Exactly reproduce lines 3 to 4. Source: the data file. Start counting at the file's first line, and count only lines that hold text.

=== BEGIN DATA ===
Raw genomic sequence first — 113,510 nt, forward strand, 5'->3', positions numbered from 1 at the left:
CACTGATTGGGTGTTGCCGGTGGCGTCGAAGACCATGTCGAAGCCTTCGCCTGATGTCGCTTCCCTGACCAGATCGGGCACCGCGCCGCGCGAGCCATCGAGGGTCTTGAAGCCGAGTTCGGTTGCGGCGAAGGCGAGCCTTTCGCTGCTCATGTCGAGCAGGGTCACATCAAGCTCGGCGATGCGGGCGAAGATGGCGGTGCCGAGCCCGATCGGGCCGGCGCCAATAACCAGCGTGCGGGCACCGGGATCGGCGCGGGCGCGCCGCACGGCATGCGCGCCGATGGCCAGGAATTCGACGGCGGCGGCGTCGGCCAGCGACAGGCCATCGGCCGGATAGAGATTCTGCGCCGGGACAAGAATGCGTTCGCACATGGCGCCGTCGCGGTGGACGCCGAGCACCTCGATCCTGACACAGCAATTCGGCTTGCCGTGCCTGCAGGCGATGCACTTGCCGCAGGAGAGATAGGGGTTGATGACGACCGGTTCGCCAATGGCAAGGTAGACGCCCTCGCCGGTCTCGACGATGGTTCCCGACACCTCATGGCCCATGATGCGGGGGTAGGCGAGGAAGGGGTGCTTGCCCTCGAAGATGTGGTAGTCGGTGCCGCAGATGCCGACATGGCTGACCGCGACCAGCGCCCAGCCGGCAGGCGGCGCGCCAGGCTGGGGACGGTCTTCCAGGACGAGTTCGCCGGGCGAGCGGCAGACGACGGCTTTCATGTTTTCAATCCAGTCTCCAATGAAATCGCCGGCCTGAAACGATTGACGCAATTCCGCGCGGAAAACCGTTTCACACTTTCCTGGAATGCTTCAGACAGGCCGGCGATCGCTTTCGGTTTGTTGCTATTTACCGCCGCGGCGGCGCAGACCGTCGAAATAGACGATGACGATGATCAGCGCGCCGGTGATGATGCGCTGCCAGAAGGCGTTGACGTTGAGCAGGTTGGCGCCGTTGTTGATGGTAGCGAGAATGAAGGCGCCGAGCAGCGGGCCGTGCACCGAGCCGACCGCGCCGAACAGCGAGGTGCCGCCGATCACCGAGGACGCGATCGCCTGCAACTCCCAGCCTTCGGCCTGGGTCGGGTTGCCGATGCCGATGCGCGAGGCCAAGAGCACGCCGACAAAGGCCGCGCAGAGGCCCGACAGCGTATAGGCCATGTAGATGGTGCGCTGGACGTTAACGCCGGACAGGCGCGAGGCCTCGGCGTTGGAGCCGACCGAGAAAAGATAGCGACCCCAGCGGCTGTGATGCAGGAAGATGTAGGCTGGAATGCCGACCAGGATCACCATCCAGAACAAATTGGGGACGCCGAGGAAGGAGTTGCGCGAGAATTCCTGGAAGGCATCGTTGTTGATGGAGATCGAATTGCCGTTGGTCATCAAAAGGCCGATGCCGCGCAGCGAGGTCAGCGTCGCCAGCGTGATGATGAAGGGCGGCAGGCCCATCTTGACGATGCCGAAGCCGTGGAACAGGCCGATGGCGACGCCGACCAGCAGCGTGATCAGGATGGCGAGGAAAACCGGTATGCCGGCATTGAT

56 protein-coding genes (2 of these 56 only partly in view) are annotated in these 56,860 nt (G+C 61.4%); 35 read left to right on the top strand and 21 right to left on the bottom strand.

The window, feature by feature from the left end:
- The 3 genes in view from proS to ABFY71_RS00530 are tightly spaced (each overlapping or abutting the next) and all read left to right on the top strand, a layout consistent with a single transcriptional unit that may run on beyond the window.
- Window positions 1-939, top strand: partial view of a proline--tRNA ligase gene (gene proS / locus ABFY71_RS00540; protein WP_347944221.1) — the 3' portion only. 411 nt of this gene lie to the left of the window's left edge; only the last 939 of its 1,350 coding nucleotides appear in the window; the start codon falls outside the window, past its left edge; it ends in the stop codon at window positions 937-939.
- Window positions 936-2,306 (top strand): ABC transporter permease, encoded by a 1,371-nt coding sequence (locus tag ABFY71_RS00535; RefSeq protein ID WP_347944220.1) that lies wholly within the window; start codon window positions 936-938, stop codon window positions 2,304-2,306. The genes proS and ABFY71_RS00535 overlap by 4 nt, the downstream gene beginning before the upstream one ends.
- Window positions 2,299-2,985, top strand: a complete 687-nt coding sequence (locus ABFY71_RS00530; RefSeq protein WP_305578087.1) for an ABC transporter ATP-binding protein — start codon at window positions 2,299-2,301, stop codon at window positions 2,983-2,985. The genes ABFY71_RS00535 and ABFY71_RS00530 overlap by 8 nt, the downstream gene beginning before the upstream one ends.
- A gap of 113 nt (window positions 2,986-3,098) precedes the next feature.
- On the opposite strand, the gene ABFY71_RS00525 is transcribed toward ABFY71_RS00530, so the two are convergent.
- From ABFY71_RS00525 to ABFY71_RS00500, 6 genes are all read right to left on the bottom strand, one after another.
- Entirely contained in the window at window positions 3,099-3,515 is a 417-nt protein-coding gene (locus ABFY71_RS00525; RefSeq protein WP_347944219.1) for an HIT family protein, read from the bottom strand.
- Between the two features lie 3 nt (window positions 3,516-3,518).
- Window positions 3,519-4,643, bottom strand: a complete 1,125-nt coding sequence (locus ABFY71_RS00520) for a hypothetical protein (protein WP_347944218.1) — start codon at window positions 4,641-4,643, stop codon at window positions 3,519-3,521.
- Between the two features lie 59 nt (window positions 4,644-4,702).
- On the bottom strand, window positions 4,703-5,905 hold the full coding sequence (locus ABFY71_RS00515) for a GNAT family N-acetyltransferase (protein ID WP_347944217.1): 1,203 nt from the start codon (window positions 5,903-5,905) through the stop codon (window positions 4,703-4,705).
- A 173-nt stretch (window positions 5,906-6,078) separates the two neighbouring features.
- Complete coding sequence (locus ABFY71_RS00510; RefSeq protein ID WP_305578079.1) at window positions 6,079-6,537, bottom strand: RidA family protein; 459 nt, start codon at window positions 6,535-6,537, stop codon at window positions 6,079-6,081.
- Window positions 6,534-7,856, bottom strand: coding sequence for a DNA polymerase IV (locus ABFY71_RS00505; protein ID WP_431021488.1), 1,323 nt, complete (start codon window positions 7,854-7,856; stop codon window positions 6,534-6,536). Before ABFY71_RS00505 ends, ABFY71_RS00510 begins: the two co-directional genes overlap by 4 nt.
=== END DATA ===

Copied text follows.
56 protein-coding genes (2 of these 56 only partly in view) are annotated in these 56,860 nt (G+C 61.4%); 35 read left to right on the top strand and 21 right to left on the bottom strand.

The window, feature by feature from the left end: